The Schoharie County Agriculture & Farmland Protection Board has gone on the record with concerns over the loss of prime farmland if NextEra Energy’s 352-acre solar project in the Town of Sharon goes through.
In a November 26, 2019 letter submitted to the state Public Service Commission, which has begun its formal review of the Article 10 project, the Agricultural & Farmland Protection Board asks the PSC to “reconsider your decision to allow the siting of solar panels on productive farmland” instead calling for the proposed solar facility to be directed to “an alternative site with lesser impact to prime farmland.”
The Ag & Farmland Protection Board’s letter is one of just eight filed with the PSC since plans for the project were first made public in 2018.
A year-long state review of the 50-megawatt proposal began January 31 and an Informational Forum on the Article 10 project will be held March 19 at the Sharon Springs Firehouse.
In a letter signed by Cobleskill dairy farmer and Chair John Radliff, the Ag & Farmland Board notes that the Town of Sharon’s Comprehensive Plan and Land Use Law place limits on conversions of prime farmland.
“It’s difficult to protect farmland on a local level, allegedly a priority for the State of New York, when the State decides to allow the siting of solar panels on prime farmland in a state-certified Agricultural District in an agricultural community,” Mr. Radliff wrote.
“It is contradictory and most disturbing to this Board that the State spends millions of dollars to preserve farmland in highly congested suburban areas while choosing to cover prime agricultural land in a rural area with solar panels, rendering those acres useless for agricultural production,” the letter continues.
“It is the opinion of this Board that there are better locations for this infrastructure…”
Stressing that he was speaking for himself—and not Ag & Farmland—Mr. Radlfif said Friday that while some argue that leasing or buying farmland helps farmers struggling to stay in business, it’s too little too late.
“This isn’t help…it’s an escape plan,” he said.
“Agriculture is so out of whack in this country and now we’re going to take more farmland out of production? This is some of the best farmland in the county…”
Like others, Mr. Radliff also questioned the project’s impact on tourism, even more important, he said, as the number of farms declines.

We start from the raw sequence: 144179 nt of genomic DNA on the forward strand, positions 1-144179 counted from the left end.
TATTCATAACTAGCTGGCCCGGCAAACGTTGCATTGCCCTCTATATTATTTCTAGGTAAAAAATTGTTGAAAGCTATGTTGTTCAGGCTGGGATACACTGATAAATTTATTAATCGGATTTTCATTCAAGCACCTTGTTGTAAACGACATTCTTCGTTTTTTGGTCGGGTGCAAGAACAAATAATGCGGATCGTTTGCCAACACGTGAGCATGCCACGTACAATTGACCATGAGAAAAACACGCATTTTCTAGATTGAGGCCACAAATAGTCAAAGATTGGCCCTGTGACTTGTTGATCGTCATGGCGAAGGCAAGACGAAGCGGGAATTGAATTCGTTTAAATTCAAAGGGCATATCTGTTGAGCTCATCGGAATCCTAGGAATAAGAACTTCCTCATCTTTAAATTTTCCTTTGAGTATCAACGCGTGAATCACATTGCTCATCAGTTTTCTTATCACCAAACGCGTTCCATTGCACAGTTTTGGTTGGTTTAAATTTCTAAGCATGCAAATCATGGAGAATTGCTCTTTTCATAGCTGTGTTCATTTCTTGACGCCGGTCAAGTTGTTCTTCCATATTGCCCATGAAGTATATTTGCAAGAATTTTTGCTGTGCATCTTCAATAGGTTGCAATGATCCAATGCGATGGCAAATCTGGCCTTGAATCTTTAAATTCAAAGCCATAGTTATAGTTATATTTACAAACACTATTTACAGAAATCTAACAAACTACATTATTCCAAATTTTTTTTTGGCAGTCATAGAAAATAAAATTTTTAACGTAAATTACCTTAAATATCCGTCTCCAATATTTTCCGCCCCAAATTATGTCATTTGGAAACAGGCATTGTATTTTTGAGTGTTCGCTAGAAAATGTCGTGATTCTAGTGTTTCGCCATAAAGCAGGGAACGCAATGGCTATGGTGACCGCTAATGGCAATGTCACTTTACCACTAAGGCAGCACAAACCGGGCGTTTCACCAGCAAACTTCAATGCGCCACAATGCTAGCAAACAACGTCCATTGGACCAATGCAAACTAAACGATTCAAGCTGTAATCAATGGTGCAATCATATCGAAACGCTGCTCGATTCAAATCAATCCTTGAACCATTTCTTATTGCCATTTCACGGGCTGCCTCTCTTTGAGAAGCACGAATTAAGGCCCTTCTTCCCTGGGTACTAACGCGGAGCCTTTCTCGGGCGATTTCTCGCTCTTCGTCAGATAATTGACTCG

“This just shows a total disregard for rural New York,” he said, accusing Governor Andrew Cuomo and his green energy policies of “balancing New York City’s needs for power on the backs of upstate New Yorkers.”
“It’s smoke and mirrors,” he said. “We’re the garbage can.”
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The next step in the review process for the East Point Energy Center will be an Informational Forum Thursday, March 19 at the Sharon Springs Firehouse beginning at 5pm, when Administrative Law Judges will explain the Article 10 process.
A brief presentation on the project by NextEra reps will follow.
At 6pm there will be an opportunity for public comment. There may be time limits, those who wish to speak will be required to fill out a request card.
All questions and concerns will be entered into the public record and considered as the project is reviewed.
Questions and concerns may also be posted on the Town of Sharon’s website and according to the PSC, may be submitted in writing online, by mail, or by email.
When submitting to the PSC, refer to “Case 17-F-0599.”
To submit comments electronically, go to the Department of Public Service website www.dps.ny.gov and click on “Search” at the top of the page.
Enter “17-F-0599” into the “Search by Case Number” field, then clock on the “Post Comments” box at the top right of the page.
Email comments to the Honorable Michelle Phillips, secretary, at Secretary@dps.ny.gov.
Mail or hand-deliver comments to: Secretary Phillips, New York State Board on Electric Generation Siting and the Environment, Three Empire State Plaza, Albany, New York 12223-1350.
All written comments will become part of the record.
There’s also a toll-free opinion line, 1-800-335-2120, set up to receive in-state calls 24 hours a day.